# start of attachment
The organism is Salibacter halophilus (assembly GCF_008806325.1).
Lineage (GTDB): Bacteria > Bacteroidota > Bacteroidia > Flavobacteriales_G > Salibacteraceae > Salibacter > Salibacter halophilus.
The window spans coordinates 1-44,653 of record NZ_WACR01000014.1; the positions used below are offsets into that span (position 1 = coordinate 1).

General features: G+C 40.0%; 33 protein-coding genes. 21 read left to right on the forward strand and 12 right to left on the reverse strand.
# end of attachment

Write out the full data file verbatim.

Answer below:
The organism is Salibacter halophilus (assembly GCF_008806325.1).
Lineage (GTDB): Bacteria > Bacteroidota > Bacteroidia > Flavobacteriales_G > Salibacteraceae > Salibacter > Salibacter halophilus.
The window spans coordinates 1-44,653 of record NZ_WACR01000014.1; the positions used below are offsets into that span (position 1 = coordinate 1).

General features: G+C 40.0%; 33 protein-coding genes. 21 read left to right on the forward strand and 12 right to left on the reverse strand.